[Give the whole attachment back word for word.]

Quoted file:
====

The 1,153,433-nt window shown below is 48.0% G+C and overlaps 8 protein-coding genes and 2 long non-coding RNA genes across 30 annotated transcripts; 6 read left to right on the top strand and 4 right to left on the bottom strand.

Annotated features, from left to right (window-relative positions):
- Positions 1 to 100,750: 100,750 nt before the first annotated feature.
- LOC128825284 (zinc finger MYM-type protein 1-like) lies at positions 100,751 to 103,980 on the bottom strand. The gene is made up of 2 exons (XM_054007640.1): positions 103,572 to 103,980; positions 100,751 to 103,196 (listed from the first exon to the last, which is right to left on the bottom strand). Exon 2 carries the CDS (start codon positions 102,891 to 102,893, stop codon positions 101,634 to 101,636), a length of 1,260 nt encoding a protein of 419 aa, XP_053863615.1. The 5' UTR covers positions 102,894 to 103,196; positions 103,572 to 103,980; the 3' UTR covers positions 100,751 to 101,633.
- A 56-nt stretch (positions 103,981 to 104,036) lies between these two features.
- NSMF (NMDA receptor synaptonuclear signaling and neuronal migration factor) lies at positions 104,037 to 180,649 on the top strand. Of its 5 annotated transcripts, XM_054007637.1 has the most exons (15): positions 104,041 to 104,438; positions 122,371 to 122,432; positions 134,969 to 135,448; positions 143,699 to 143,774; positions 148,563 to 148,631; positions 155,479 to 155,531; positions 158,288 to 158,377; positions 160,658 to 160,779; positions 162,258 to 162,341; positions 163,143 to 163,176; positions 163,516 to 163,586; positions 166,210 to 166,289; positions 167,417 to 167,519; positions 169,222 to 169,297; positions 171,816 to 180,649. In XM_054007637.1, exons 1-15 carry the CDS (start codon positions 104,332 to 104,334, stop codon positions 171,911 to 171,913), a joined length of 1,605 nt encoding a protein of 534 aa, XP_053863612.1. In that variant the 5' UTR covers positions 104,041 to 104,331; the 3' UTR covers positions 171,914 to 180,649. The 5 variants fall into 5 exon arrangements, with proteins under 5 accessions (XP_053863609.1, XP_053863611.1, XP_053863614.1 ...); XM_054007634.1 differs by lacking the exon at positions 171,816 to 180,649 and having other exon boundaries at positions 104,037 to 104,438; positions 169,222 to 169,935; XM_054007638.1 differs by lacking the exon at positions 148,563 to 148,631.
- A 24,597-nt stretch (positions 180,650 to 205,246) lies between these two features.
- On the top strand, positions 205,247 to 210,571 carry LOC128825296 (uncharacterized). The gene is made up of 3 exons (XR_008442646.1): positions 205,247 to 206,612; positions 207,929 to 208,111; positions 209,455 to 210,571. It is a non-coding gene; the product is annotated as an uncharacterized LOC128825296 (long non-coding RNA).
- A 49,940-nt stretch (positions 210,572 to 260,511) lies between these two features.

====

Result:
The 1,153,433-nt window shown below is 48.0% G+C and overlaps 8 protein-coding genes and 2 long non-coding RNA genes across 30 annotated transcripts; 6 read left to right on the top strand and 4 right to left on the bottom strand.

Annotated features, from left to right (window-relative positions):
- Positions 1 to 100,750: 100,750 nt before the first annotated feature.
- LOC128825284 (zinc finger MYM-type protein 1-like) lies at positions 100,751 to 103,980 on the bottom strand. The gene is made up of 2 exons (XM_054007640.1): positions 103,572 to 103,980; positions 100,751 to 103,196 (listed from the first exon to the last, which is right to left on the bottom strand). Exon 2 carries the CDS (start codon positions 102,891 to 102,893, stop codon positions 101,634 to 101,636), a length of 1,260 nt encoding a protein of 419 aa, XP_053863615.1. The 5' UTR covers positions 102,894 to 103,196; positions 103,572 to 103,980; the 3' UTR covers positions 100,751 to 101,633.
- A 56-nt stretch (positions 103,981 to 104,036) lies between these two features.
- NSMF (NMDA receptor synaptonuclear signaling and neuronal migration factor) lies at positions 104,037 to 180,649 on the top strand. Of its 5 annotated transcripts, XM_054007637.1 has the most exons (15): positions 104,041 to 104,438; positions 122,371 to 122,432; positions 134,969 to 135,448; positions 143,699 to 143,774; positions 148,563 to 148,631; positions 155,479 to 155,531; positions 158,288 to 158,377; positions 160,658 to 160,779; positions 162,258 to 162,341; positions 163,143 to 163,176; positions 163,516 to 163,586; positions 166,210 to 166,289; positions 167,417 to 167,519; positions 169,222 to 169,297; positions 171,816 to 180,649. In XM_054007637.1, exons 1-15 carry the CDS (start codon positions 104,332 to 104,334, stop codon positions 171,911 to 171,913), a joined length of 1,605 nt encoding a protein of 534 aa, XP_053863612.1. In that variant the 5' UTR covers positions 104,041 to 104,331; the 3' UTR covers positions 171,914 to 180,649. The 5 variants fall into 5 exon arrangements, with proteins under 5 accessions (XP_053863609.1, XP_053863611.1, XP_053863614.1 ...); XM_054007634.1 differs by lacking the exon at positions 171,816 to 180,649 and having other exon boundaries at positions 104,037 to 104,438; positions 169,222 to 169,935; XM_054007638.1 differs by lacking the exon at positions 148,563 to 148,631.
- A 24,597-nt stretch (positions 180,650 to 205,246) lies between these two features.
- On the top strand, positions 205,247 to 210,571 carry LOC128825296 (uncharacterized). The gene is made up of 3 exons (XR_008442646.1): positions 205,247 to 206,612; positions 207,929 to 208,111; positions 209,455 to 210,571. It is a non-coding gene; the product is annotated as an uncharacterized LOC128825296 (long non-coding RNA).
- A 49,940-nt stretch (positions 210,572 to 260,511) lies between these two features.